What Do Babies Really Hear In There?
In a series of unique experiments on a pregnant ewe designed to record exactly what sounds reach the fetal ear, UF research has bolstered previous findings suggesting that human fetuses likely hear mostly low-frequency rather than high-frequency sounds. That means they hear vowels rather than consonants and are more sensitive to the melodic parts of speech than to pitch, says Ken Gerhardt, a UF professor of communication sciences and disorders and an associate dean of the Graduate School.
As for music, "they're not going to hear the violins, but they will hear the drums," says Gerhardt, who led the research reported in the November-December 2003 issue of the journal Audiology and Neuro Otology.
Anthony DeCasper, a professor of developmental psychology at the University of North Carolina-Greensboro, says the UF results are noteworthy because they were obtained from the inner ear, which presumably would register sounds exactly as a sheep fetus would hear them. The findings -- which resulted from implanting a tiny electronic device in the inner ear of a fetal sheep that tapped into the signal the ear sends to the brain -- dovetail with what other researchers have concluded based on less invasive studies involving human fetuses, he says.
"The way I put it is, the way the mother's voice would sound in utero would be like Lauren Bacall speaking from behind a heavy curtain," DeCasper says.
Implications for preemie care
The research also may have implications for the care of premature babies. Neonatal care units are traditionally relatively noisy places, replete with beeping machines and the hum of conversation, and research by Gerhardt, DeCasper and others is raising awareness and questions about how the sounds "preemies" are exposed to may influence normal growth and development, researchers say.
Gerhardt said he began researching fetal hearing in response to inquiries from law enforcement agencies and the US Navy. Both were concerned about how loud noises, such as gunfire or the rumble of a ship's engine, could affect the hearing of babies being carried by pregnant servicewomen.
Gerhardt and Robert Abrams, a UF professor emeritus of obstetrics and gynecology, decided to study the issue using sheep because experiments by other researchers had shown that properties of sound transmission in pregnant women and sheep are similar. Their experiments revealed the womb dampened all but the loudest sounds. Even loud rock concerts are probably not noisy enough to pose a threat to fetal hearing development, Gerhardt says. The research, which has received more than $1 million from the Navy, the National Institutes of Health and the March of Dimes, contributed to federal workplace safety guidelines that today limit the duration of extremely loud noise exposure for pregnant women.
In their recently reported research, Gerhardt and Abrams focused specifically on the kinds of sounds fetal sheep hear. Their method was unique: They implanted an electronic "pickup" inside the inner ear of a fetal sheep, then played 64 recorded sentences on a loudspeaker in the open air near the mother sheep. The sounds the pickups detected were recorded and played back to 30 human adult listeners in order to determine how much or what portions of the sentences the fetus actually heard. For comparison, the researchers also placed a microphone inside the uterus of the ewe and in the open air, then performed identical tests with human listeners.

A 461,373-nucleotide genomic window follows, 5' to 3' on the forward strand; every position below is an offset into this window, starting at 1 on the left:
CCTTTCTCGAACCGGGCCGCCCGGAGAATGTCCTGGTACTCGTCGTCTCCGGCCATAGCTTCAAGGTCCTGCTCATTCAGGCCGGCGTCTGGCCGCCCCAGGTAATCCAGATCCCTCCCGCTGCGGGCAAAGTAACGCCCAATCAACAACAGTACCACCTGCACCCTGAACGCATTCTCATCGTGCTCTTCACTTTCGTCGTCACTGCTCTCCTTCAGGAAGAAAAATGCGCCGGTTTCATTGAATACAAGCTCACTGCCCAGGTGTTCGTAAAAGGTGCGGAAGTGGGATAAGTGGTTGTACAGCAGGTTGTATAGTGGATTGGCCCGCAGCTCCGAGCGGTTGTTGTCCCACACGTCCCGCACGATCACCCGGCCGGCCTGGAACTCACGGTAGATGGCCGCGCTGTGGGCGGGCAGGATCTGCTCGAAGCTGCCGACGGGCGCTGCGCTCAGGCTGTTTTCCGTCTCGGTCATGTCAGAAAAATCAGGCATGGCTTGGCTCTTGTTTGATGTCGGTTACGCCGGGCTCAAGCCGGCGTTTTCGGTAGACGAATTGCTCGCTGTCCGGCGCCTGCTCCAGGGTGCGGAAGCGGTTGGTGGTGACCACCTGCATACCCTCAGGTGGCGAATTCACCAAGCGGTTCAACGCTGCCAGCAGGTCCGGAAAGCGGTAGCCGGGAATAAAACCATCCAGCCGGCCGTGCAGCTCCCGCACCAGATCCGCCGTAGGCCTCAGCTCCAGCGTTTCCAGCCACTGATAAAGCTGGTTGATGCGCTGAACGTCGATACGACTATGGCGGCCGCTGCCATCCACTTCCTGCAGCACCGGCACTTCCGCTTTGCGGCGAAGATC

The results were surprising, with the intelligibility of sentences "actually much higher than we anticipated," Gerhardt says.
In part, that was unexpected because much of the noise that reaches a fetus comes from its mother's own voice, movement, breathing and digestive processes. Even in a quiet room, the womb can be noisy place, he said. Also, fetuses don't "hear" as much with their ears as children or adults do because their ears are filled with fluid, he said. Rather, much noise is transmitted to their inner ears through vibrations in their skulls. As a result, the mother's voice tends to be the most dominant and recurring sound in the womb.
The listeners understood all of the sentences recorded in the open air, about 70 percent of the sentences recorded in the womb and about 30 percent of the sentences recorded in the fetal sheep's inner ear.
The recordings revealed the reason the inner ear-recorded sentences proved so much less intelligible was that the higher-frequency consonants in words tended to be absent or confused. In other words, "ship" could easily be heard as "slit" or "sit."
Lower-frequency vowels, by contrast, tended to penetrate the inner ear to a much greater extent.
Charlene Krueger, a UF assistant professor of nursing who works with premature babies, said that while a fetus hears its mother's voice whenever she speaks and is insulated from higher frequencies, infants born prematurely don't hear their mother's voices all the time because their mothers usually can't be at the bedside 24 hours a day.
Also, while unborn children are insulated from many frequencies, preemies are exposed to all the frequencies of the sounds in the nursery. She is interested in finding out how this added exposure, combined with the loss of the mother's voice, might influence the preemies' development.